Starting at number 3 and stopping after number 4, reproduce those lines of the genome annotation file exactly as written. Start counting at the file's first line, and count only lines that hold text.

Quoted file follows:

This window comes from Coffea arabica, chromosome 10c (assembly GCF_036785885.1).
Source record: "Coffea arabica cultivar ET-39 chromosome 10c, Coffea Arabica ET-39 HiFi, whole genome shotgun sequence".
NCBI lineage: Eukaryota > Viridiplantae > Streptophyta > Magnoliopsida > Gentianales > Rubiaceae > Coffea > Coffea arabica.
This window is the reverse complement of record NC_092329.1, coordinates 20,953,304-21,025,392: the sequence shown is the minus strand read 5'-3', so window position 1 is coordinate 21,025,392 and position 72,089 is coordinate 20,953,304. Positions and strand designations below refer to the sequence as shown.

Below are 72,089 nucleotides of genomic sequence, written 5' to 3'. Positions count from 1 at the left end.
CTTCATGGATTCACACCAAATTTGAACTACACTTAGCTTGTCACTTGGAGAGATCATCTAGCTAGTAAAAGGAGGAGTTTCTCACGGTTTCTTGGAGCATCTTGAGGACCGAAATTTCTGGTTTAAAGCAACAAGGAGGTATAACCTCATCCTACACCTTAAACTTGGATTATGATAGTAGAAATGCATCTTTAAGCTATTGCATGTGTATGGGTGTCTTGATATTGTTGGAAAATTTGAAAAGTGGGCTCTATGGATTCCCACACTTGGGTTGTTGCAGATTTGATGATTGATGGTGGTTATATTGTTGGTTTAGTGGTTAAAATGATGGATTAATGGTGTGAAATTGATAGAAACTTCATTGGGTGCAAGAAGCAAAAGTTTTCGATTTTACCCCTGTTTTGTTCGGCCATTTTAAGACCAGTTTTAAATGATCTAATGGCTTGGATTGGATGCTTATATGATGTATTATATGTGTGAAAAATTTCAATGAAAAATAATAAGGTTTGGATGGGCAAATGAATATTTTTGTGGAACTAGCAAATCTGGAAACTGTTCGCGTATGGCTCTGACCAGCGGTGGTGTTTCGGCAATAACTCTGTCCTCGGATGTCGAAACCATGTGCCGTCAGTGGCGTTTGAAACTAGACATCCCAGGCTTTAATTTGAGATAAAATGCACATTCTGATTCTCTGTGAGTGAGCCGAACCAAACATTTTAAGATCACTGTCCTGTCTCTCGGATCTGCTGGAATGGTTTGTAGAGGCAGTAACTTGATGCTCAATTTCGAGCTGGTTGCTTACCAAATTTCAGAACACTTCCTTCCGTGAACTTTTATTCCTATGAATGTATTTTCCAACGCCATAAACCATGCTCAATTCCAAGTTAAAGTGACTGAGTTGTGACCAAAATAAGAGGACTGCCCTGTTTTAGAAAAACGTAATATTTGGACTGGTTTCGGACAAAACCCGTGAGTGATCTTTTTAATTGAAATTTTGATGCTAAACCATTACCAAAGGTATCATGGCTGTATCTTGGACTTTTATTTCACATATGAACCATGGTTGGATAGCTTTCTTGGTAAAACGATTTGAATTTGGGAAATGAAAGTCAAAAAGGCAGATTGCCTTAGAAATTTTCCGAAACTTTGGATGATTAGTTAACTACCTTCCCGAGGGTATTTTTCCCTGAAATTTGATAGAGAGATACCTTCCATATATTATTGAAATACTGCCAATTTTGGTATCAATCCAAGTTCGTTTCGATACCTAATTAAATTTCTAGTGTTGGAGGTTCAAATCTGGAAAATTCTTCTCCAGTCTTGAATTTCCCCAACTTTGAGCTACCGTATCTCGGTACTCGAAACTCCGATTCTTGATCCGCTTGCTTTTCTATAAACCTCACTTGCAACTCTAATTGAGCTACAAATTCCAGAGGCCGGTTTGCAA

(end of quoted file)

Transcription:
NCBI lineage: Eukaryota > Viridiplantae > Streptophyta > Magnoliopsida > Gentianales > Rubiaceae > Coffea > Coffea arabica.
This window is the reverse complement of record NC_092329.1, coordinates 20,953,304-21,025,392: the sequence shown is the minus strand read 5'-3', so window position 1 is coordinate 21,025,392 and position 72,089 is coordinate 20,953,304. Positions and strand designations below refer to the sequence as shown.